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'Elf' for the holidays

Director Jon Favreau wants to see his new movie with Will Ferrell become an enduring Christmas classic.

November 02, 2003|Robert Abele | Special to The Times

Mel BROOKS may not have made the raunchy western sendup "Blazing Saddles" -- with that notorious campfire scene -- intending to bring parents and their children together. But Jon Favreau holds dearly to the memory of seeing the comedy classic as a Queens, N.Y., youth with his dad, Charles. And yes, flatulence begat closeness.

"Seeing them eating beans around a fireplace, and my dad laughing to the point where he's turning red and can't breathe, that was a very influential thing for me," says Favreau, a new father who has already noticed in test screenings of his Christmas comedy "Elf" a similar connection taking place between the fathers and sons in the audience. "If you have a kid and his dad sitting next to each other, both sincerely laughing at the same moment in a movie, a bond occurs. I've grown to really appreciate that."

For a guy who's made something of a career of projects that treasure camaraderie -- the blustery male clique in his "Swingers" screenplay, the shoptalk nature of his IFC chat-and-eat show "Dinner for Five" -- it's not surprising Favreau viewed "Elf" as more than just his first studio-budgeted directorial effort. (His behind-the-camera debut was the $4-million indie "Made.")

This was his shot at making a memorable Christmas movie, one that blended small tributes to beloved yuletide classics, honest humor and the warmth he unabashedly revels in during the season.

"You have an added responsibility," Favreau says of Christmas films, which he believes have become too big and noisy. "It's one of the few genres where people have come to expect to feel a certain way. You could embrace it, or see it as a burden, and I chose to embrace it."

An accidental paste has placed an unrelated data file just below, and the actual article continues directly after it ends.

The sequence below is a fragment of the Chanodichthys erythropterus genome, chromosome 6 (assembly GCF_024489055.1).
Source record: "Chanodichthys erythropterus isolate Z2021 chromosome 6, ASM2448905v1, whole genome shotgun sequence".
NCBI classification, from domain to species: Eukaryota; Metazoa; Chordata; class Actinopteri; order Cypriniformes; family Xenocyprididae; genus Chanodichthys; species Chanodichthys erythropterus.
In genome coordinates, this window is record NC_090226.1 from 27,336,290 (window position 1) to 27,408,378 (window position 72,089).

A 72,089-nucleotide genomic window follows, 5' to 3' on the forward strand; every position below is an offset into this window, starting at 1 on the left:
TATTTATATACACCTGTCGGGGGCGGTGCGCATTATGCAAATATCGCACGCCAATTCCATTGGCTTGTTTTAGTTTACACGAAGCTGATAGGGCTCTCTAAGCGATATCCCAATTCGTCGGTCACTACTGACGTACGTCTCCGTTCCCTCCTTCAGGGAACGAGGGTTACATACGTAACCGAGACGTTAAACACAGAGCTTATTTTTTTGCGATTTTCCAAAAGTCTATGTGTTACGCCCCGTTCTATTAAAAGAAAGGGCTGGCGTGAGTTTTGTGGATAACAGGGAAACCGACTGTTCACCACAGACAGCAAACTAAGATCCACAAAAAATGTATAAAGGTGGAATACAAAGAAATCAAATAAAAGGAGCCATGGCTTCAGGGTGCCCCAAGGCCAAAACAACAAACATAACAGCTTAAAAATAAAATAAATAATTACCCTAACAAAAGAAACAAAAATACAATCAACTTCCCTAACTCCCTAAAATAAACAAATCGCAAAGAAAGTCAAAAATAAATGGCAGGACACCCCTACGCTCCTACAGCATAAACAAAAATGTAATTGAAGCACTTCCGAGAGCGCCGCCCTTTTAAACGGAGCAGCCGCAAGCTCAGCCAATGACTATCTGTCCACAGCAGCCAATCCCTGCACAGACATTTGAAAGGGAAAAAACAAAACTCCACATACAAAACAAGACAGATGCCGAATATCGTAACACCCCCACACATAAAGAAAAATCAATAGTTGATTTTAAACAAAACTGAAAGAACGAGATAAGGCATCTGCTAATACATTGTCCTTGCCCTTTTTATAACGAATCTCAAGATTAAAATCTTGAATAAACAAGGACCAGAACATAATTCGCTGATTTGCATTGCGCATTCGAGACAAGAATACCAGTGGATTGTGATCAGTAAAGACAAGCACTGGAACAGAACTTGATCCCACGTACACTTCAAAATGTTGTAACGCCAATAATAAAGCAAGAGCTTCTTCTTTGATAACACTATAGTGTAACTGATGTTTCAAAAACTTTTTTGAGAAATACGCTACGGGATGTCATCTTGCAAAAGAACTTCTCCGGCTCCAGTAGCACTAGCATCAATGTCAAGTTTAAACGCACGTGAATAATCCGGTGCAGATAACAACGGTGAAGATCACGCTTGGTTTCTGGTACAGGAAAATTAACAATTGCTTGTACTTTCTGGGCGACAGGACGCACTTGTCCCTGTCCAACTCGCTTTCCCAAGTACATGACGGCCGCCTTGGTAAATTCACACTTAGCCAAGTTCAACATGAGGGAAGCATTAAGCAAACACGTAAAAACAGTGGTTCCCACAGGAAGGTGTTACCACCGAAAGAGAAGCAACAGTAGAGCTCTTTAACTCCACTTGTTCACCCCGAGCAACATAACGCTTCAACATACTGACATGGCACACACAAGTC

That said, when your movie stars Will Ferrell as Buddy, a big man raised by North Pole elves who blasts into New York on a mission to find his real father (James Caan) armed with an inexhaustible supply of childlike Christmas cheer, big laughs top any studio's wish list.

New Line wanted a Will Ferrell comedy as much as a holiday flick, and Favreau understood that. Neither director nor star, though, wanted a drawn-out, empty skit of a movie or something robotically mushy.

"The pitfall is to condescend to an audience by not making it smart enough," Favreau says. "Another is to shy away from emotional truth, which is a tendency with broad comedies. The feeling is, if you chamber another bullet every 15 seconds and keep them laughing, it'll have good word of mouth and business will spread."

But Favreau knew that if he worked at it, the laughs and the sentiment could coexist like carolers in a choir, and then you might just get an ageless entertainment like "Big" or "Tootsie." Favreau admits, "My goal was to have something that could potentially play every year on television."

It was a Christmas TV perennial, in fact -- Arthur Rankin Jr. and Jules Bass' animated "Rudolph the Red-Nosed Reindeer," with its misfit elf Hermie, disdainful of toy-making but eager to learn dentistry -- that partly inspired the fish-out-of-water story that became David Berenbaum's first produced screenplay, "Elf." (He also wrote the coming "Haunted Mansion" for Disney.) The script garnered attention in the late '90s, but it was producer Jon Berg's brainstorm to attach Ferrell in 2000 -- at the time, the actor was still on "Saturday Night Live" -- that sold New Line.

Favreau came in the following year, winning over studio Scrooges with a vision that helped temper the script's irreverence with a genuine celebration of Christmas spirit. So while Ferrell worked on tailoring the script to his child-inside-a-man sense of humor with writers Adam McKay and Scot Armstrong, Favreau worked on ironing out the story so that it had dramatic resonance. Says Berg, "Jon's sense of humor is incredibly sharp, because of 'Swingers,' but he really became the right guy because he wanted this movie to be about heart."

Not to mention a willful nostalgia. For the movie's opening North Pole scenes, Favreau sought charmingly quaint effects work. It was a notion that satisfied his own reverential agenda and the financial limitations of a modestly budgeted movie. The scenes that put outsized Buddy with his wee, toy-making brethren were shot using forced perspective (simple visual tricks with depth of field and outsize sets and props), while the talking snowmen and critters were right out of Rankin-Bass' choppy stop-motion animation playbook, not to mention the childhood memories of Berenbaum, Favreau, Ferrell, Berg and New Line executives Kent Alterman and Toby Emmerich.

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